Abortion on the rise for women over 30

flinders-hsltc-buildingRising abortion rates for women in their 30s and 40s in Adelaide’s southern suburbs has sparked a new awareness campaign led by Flinders University.

The Southern Partnership in Sexual and Reproductive Health, which launched on December 6, will provide information to all women – with a focus on those aged over 30 – about fertility awareness and management.

Under the partnership, a working group of University researchers and staff from Flinders Medical Centre, Noarlunga Health Services, Southern Women’s Health and Shine SA has been formed to help improve sexual and reproductive health services in the southern region.

The campaign – funded through Flinders University’s Knowledge Exchange Grants – includes a series of video clips showing different scenarios that can lead to an unwanted pregnancy, with the main focus on fertility awareness and where to go for help.

Titled ‘Contraception – is it working for you?’, the 29-second advertisements are based on research on the sexual and reproductive health of women over the age of 30 and are expected to be available at various health clinics and other venues across the south, as well as relevant websites Australia-wide.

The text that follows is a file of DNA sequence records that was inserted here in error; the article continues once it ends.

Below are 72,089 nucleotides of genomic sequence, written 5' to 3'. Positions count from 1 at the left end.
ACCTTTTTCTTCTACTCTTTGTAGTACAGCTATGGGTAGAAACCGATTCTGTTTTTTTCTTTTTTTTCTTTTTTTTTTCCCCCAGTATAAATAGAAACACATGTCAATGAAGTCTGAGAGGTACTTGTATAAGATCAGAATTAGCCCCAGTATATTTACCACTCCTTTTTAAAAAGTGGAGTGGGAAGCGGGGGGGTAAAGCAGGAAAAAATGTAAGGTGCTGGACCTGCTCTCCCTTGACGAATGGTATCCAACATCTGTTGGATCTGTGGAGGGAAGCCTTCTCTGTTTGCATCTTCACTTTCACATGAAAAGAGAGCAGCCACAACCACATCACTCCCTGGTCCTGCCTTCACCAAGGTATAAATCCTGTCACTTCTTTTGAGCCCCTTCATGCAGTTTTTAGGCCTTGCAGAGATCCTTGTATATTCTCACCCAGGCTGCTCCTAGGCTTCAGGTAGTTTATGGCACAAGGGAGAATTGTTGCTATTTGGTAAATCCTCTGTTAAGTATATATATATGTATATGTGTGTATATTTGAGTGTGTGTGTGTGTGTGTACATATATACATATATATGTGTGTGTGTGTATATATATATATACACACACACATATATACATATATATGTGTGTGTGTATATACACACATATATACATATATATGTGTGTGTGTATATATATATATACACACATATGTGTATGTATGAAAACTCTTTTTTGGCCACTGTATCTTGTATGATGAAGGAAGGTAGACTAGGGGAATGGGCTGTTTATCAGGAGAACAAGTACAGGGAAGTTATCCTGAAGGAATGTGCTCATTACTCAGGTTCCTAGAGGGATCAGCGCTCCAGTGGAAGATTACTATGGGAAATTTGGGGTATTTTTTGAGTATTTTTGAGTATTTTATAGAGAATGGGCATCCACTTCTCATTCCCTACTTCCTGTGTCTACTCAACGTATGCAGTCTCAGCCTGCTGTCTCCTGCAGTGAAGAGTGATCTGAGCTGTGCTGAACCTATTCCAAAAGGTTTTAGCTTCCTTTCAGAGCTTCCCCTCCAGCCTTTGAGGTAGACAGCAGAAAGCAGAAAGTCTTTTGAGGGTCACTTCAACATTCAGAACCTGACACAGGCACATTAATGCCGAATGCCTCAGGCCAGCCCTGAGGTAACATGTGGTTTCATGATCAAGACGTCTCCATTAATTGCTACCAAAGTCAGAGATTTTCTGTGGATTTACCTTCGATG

Flinders University project coordinator Wendy Abigail, a Lecturer in the School of Nursing and Midwifery, said a key aim of the partnership is to increase community awareness about women’s fertility management.

“Abortion rates for women between the ages of 30 and 50 increased significantly between 1996 and 2006 in the southern area of Adelaide, despite very little change in overall termination numbers across the state during this time,” Ms Abigail said.

“While terminations for women between 15 to 19 years have declined, the 30 to 50-year-old age group has increased markedly, and this could be attributed to changing fertility patterns across the age groups,” she said.

Ms Abigail said the campaign also called for more government support and improved sexual health services for all women, particularly the over 30s.

“For women over 30 in SA there’s really little information targeted at them and government policies don’t cater for this age group,” she said.

“There’s a big presumption that once women hit 30 they should know everything about fertility and how to manage it but the last time they probably got this information was when they were in high school.”

The Southern Partnership in Sexual and Reproductive Health, including the video clips, was launched on Tuesday, December 6, at Flinders University’s Health Sciences Lecture Theatre Complex (pictured).

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